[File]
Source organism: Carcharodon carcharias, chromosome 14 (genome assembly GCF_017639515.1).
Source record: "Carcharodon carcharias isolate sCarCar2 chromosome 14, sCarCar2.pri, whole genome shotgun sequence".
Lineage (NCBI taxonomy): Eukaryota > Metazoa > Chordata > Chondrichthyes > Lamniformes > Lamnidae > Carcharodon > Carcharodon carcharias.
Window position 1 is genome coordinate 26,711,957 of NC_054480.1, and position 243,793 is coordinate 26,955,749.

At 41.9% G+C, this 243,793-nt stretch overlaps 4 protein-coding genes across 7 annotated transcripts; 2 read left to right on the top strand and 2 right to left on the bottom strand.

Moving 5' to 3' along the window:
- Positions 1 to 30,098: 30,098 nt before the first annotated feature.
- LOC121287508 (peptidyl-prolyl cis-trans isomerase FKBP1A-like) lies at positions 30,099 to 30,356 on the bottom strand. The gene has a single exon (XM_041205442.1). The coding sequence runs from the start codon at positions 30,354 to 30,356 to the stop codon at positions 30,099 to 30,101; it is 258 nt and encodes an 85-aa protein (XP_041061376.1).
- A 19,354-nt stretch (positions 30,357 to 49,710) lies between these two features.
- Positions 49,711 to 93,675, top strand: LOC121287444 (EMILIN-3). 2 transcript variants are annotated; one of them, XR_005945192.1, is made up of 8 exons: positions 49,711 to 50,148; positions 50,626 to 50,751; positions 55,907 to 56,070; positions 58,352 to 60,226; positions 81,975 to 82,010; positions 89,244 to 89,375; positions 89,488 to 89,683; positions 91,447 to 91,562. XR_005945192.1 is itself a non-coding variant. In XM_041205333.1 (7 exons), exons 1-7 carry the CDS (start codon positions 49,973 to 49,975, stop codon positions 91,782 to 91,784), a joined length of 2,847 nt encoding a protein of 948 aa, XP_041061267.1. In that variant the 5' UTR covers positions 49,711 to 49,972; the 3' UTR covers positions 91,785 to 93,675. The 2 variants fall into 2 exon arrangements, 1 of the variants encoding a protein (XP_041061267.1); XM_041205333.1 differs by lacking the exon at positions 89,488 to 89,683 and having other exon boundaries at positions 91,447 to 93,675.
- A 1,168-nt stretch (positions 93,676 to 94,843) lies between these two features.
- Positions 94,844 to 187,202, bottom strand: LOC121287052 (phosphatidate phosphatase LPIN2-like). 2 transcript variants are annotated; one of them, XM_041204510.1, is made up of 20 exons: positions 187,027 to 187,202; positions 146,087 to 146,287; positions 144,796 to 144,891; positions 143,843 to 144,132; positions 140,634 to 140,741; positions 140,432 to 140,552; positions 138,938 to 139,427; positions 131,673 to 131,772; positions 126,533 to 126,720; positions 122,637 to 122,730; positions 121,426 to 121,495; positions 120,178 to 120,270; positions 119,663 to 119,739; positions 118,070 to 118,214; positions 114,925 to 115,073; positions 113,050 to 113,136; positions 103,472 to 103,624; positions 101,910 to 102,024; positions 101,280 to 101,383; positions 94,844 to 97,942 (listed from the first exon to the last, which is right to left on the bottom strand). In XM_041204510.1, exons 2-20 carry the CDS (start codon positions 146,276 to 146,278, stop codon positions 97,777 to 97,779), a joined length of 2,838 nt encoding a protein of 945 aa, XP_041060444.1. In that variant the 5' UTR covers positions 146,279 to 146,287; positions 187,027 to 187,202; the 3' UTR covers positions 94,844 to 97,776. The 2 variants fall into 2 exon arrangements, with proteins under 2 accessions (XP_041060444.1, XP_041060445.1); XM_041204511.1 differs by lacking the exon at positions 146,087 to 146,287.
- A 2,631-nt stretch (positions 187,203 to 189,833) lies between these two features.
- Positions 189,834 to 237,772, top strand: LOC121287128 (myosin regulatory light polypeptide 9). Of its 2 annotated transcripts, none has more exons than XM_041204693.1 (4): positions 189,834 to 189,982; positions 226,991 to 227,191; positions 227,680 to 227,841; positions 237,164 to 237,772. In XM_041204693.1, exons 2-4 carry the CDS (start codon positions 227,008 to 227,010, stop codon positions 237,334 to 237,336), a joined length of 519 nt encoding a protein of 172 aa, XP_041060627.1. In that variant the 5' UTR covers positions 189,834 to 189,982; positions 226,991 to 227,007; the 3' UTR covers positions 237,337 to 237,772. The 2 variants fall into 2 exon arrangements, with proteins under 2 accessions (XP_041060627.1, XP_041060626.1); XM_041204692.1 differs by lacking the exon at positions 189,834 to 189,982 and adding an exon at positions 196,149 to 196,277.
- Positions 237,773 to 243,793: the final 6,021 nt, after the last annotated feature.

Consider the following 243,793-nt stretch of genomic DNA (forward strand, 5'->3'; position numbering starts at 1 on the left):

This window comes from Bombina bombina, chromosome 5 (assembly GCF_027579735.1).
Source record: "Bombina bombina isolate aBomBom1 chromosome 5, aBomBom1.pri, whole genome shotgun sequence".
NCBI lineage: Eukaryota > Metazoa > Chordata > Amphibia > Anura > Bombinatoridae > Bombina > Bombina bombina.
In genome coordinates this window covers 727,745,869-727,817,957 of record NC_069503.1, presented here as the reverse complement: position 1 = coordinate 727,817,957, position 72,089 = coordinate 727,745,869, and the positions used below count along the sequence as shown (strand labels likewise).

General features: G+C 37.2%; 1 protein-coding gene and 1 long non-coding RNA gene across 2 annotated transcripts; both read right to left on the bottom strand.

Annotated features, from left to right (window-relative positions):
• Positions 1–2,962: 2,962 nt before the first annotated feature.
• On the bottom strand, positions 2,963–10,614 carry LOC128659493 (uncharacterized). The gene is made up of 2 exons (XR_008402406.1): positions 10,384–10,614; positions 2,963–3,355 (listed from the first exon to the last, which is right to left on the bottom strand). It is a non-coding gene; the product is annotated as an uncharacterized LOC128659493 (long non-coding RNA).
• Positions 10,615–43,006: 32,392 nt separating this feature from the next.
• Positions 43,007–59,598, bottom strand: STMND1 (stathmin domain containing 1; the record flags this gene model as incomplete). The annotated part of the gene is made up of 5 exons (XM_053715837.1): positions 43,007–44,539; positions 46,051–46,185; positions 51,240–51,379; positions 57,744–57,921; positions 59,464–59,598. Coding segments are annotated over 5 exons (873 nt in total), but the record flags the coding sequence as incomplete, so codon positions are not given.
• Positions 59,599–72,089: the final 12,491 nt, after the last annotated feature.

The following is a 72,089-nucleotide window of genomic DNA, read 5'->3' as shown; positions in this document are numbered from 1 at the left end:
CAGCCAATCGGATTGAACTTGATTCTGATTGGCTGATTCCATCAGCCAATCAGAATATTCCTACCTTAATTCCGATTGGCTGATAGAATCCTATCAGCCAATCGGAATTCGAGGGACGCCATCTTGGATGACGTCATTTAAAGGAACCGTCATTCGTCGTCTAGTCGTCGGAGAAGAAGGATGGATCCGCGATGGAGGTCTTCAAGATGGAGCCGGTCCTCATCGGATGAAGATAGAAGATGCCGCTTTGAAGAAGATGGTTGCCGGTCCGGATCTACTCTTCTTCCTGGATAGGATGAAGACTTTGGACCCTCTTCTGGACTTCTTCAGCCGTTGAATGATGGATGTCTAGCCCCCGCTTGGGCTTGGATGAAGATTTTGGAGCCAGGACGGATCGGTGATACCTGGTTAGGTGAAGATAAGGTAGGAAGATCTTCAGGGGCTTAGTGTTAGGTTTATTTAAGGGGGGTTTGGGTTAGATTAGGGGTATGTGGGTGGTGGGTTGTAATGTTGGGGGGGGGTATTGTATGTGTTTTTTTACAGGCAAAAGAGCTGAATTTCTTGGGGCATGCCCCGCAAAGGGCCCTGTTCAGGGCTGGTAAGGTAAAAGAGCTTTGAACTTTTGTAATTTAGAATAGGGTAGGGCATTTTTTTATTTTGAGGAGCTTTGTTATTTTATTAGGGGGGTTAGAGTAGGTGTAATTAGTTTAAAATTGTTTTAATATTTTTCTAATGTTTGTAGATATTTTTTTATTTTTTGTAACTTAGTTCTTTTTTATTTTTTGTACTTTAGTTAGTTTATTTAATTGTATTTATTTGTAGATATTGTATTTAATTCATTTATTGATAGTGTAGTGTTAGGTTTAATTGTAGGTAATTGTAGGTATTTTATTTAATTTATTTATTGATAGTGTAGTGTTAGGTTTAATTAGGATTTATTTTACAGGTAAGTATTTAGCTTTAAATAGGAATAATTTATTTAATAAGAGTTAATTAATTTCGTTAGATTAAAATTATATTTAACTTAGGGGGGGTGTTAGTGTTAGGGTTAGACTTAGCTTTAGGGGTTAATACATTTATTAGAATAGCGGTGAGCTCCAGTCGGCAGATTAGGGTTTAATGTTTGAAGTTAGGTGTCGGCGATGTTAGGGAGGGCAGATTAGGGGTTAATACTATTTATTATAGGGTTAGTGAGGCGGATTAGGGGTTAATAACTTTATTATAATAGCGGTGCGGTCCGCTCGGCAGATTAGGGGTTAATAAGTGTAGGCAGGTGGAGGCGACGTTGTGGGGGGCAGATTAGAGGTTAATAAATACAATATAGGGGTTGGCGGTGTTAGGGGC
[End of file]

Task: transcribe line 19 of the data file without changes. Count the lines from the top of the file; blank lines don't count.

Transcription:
NCBI lineage: Eukaryota > Metazoa > Chordata > Amphibia > Anura > Bombinatoridae > Bombina > Bombina bombina.